The TROSA Grocery is near a prominent corner in a neighborhood that otherwise would not have a market within walking distance. Nonetheless, TROSA Grocery owners announced last week that it will soon close.
"We lost over $100,000 out of our own operating costs," said Jeff Stern, TROSA director of special projects. The store was supported through donations, too, including a rent-free arrangement from the building's owners, Joseph and Elaine Bushfan and former city councilman Dan Hill.
The small-scale grocery opened in May 2010 on the corner of Angier Avenue and Driver Street, offering fresh meats and produce, canned goods and other staples to the East Durham neighborhood. The majority of customers walked there to shop for their food.
Last November, Stern, who oversees the grocery, told the Indy that the store was still trying to break even. TROSA President Kevin McDonald confirmed that it never did.
When TROSA Grocery opened, national statistics ranked North Carolina among the top 10 hungry states, with more than 13 percent of its residents listed as food-insecure. The most recent statistics from 2011 show an increase, with more than 18 percent of North Carolina residents lacking access to fresh food within a quarter-mile walking distance.
The grocery lacked the space to stock a wider range of products and, in turn, customers outside the neighborhood didn't shop there. Efforts to increase business included weekly specials, which were listed on flyers distributed door-to-door in East Durham. Stern says the grocery did have "a lot of regular, loyal customers. A lot of people did change their shopping habits in order to support this store."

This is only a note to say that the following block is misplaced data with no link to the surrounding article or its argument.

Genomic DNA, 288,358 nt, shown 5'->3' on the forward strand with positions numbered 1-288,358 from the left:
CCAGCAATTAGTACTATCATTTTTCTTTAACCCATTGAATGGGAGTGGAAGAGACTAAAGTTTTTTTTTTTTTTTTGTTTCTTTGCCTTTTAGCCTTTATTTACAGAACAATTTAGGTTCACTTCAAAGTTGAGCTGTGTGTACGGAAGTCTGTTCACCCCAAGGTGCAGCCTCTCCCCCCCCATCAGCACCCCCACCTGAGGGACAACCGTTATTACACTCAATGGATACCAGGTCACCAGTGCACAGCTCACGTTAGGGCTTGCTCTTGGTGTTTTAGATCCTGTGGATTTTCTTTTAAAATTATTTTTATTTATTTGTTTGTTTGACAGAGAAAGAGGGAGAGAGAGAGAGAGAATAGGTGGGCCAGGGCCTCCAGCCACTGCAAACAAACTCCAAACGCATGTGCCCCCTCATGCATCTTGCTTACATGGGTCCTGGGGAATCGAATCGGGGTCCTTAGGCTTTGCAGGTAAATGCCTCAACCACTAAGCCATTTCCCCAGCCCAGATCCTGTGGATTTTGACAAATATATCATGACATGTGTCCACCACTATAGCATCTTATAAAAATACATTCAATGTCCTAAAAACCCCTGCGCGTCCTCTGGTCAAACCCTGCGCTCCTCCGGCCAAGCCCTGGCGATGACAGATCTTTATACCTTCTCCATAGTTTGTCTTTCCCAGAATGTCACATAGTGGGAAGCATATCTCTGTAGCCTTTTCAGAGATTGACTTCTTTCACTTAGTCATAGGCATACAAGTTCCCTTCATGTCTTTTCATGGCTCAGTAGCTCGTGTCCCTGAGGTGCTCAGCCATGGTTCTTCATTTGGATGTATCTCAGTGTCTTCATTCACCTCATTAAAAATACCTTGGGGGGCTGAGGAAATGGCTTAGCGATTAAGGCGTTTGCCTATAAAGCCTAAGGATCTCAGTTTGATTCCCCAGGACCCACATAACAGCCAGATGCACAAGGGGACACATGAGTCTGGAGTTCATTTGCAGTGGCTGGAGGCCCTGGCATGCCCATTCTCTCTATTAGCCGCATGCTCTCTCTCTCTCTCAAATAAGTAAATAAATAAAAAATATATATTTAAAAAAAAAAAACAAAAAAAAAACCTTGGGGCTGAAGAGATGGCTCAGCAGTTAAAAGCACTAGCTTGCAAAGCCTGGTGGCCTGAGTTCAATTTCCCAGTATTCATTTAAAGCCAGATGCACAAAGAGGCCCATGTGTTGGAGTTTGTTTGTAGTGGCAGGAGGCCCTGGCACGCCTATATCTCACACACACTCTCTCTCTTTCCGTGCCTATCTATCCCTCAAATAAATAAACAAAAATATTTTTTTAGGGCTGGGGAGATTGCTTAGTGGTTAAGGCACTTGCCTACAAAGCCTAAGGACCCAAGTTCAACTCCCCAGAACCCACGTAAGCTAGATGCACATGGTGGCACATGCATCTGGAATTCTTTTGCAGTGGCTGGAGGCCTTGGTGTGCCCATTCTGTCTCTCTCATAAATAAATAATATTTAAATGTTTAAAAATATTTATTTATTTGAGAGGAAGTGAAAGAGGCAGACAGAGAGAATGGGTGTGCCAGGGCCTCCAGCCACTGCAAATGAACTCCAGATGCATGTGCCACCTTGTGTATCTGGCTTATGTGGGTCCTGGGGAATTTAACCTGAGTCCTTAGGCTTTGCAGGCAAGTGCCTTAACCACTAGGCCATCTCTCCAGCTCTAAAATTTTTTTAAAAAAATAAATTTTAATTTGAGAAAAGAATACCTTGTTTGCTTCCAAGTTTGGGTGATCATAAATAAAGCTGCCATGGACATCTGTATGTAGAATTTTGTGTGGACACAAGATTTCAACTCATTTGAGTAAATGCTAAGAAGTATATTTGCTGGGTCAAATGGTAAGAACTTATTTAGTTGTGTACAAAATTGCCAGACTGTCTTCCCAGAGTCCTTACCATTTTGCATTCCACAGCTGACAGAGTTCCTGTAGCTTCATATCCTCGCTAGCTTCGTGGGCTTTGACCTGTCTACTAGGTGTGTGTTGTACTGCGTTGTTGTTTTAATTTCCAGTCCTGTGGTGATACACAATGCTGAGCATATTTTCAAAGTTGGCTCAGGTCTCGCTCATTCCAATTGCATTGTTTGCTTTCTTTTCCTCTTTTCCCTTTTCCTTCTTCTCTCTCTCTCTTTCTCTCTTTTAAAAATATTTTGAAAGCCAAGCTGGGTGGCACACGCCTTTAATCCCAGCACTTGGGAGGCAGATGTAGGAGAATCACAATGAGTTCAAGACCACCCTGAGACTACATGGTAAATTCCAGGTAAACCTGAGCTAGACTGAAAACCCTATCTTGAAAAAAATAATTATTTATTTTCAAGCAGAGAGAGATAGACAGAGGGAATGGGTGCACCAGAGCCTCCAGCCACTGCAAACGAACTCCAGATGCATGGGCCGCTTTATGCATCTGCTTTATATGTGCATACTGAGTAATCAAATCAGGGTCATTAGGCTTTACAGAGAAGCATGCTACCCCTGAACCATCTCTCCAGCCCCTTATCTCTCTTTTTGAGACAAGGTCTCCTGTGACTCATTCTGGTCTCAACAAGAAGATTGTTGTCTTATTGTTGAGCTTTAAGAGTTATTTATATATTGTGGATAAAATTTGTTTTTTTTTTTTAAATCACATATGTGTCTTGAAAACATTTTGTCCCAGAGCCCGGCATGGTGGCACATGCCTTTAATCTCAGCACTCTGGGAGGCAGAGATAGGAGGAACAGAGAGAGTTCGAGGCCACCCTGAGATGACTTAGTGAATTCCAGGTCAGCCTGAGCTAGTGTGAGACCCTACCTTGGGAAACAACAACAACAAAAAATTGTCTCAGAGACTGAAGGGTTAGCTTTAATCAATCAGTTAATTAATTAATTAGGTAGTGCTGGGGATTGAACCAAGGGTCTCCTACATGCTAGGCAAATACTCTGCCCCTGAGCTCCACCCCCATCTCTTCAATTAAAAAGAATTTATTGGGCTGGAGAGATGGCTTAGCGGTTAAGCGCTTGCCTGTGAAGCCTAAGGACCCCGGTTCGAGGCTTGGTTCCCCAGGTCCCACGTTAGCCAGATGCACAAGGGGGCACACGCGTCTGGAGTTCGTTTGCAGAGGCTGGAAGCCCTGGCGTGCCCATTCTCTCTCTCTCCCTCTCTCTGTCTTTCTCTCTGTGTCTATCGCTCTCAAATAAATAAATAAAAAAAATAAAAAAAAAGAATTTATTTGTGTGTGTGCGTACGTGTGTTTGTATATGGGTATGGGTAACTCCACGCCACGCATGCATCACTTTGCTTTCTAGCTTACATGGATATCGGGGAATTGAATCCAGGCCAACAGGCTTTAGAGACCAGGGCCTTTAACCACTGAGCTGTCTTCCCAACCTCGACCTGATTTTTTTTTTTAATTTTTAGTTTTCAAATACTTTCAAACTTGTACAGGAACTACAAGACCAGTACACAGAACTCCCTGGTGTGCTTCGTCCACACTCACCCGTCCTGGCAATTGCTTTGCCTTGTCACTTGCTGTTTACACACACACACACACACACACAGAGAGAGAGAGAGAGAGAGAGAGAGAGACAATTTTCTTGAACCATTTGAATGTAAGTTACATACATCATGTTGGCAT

But the economies of scale—large chains can more cheaply buy goods than small stores—was part of the TROSA Grocery's undoing.
"We stuck it out," McDonald said. "You could go to Walmart and get cereal cheaper than we can buy it from the purveyor that was selling it to us because we are small."
Hill and the Bushfans, who own the adjacent Joe's Diner, began community businesses in East Durham through a Neighborhood Commercial Revitalization grant from the city. TROSA was a good match for their vision. The long-term, residential substance abuse recovery program runs several successful businesses in Durham—including a frame shop and a moving business—and employs members of TROSA's rehabilitation and job training program.
Hill and the Bushfans hope to bring in another market to the space. Joseph Bushfan also mentioned the idea of providing a commissary kitchen for food trucks and other small food businesses. "It's hard to attract any of the big companies to come into a low-income, low-wealth community," said Hill, who won a 2010 Citizen Award from the Indy for his work on the TROSA Grocery. "And to find those companies that have the social interest in being part of community change is hard. But we'd love to be able to find another grocery operator. One of the disadvantages TROSA had was they had never been in the grocery business before. It is a hard business. The profit margins, even when business is good, are so slim. To attract a grocer in here is going to require people that care a lot about making a change in the community."
Joe's Diner continues to provide a diverse set of customers with hot meals and a sense of community. Three years ago, says Bushfan, crime and gang activity would have deterred many people from venturing to that corner. Now people "eat with their feet," he says. He has already begun to cook outside on a four-foot wide grill to encourage the community to eat together. The menu includes ribs and fresh vegetable sides.
"You shouldn't wait for something crucial to happen to get to know your neighbor," he says. "[Through food] we are aiming to make a loving community."
An official closing date has not been announced. On May 12, TROSA Grocery will host a public yard sale in its back parking lot and a clearance sale within the store.